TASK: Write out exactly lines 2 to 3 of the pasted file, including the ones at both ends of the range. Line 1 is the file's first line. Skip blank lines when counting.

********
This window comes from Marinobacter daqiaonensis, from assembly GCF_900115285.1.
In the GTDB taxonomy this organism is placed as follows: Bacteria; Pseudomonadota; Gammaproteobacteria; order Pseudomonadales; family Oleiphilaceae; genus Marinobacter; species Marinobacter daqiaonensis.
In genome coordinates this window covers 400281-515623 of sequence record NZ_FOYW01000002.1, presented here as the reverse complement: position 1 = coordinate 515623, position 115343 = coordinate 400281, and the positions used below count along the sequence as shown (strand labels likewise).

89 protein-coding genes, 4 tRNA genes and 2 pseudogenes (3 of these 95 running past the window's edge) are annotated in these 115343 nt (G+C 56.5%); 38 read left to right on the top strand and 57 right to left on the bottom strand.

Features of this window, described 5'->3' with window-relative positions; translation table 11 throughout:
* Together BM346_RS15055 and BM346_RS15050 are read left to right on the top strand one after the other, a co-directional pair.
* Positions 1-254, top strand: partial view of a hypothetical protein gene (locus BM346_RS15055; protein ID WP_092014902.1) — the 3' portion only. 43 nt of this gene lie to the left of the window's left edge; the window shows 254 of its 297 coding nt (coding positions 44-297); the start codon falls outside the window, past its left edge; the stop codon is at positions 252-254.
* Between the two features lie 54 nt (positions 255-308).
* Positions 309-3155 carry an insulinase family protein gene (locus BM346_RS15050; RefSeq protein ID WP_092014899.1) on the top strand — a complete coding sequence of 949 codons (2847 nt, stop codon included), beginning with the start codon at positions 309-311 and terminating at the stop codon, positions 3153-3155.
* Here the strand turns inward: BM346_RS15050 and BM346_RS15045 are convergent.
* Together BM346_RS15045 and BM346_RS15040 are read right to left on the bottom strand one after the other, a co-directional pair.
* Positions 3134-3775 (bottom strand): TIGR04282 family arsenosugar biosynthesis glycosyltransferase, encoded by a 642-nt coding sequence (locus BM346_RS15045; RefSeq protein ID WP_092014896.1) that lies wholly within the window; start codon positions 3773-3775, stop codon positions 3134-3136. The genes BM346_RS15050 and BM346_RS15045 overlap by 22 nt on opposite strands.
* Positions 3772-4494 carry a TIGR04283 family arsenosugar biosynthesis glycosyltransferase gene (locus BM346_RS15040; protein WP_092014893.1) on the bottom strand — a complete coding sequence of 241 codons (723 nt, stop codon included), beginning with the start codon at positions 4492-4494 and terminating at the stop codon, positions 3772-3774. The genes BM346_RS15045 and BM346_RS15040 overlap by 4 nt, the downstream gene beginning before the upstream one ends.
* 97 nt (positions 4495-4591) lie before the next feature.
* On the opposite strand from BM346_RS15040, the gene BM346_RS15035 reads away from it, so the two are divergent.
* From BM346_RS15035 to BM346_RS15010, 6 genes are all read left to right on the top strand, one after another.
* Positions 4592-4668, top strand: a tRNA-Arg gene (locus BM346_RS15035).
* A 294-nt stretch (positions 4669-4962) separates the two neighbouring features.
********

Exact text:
In the GTDB taxonomy this organism is placed as follows: Bacteria; Pseudomonadota; Gammaproteobacteria; order Pseudomonadales; family Oleiphilaceae; genus Marinobacter; species Marinobacter daqiaonensis.
In genome coordinates this window covers 400281-515623 of sequence record NZ_FOYW01000002.1, presented here as the reverse complement: position 1 = coordinate 515623, position 115343 = coordinate 400281, and the positions used below count along the sequence as shown (strand labels likewise).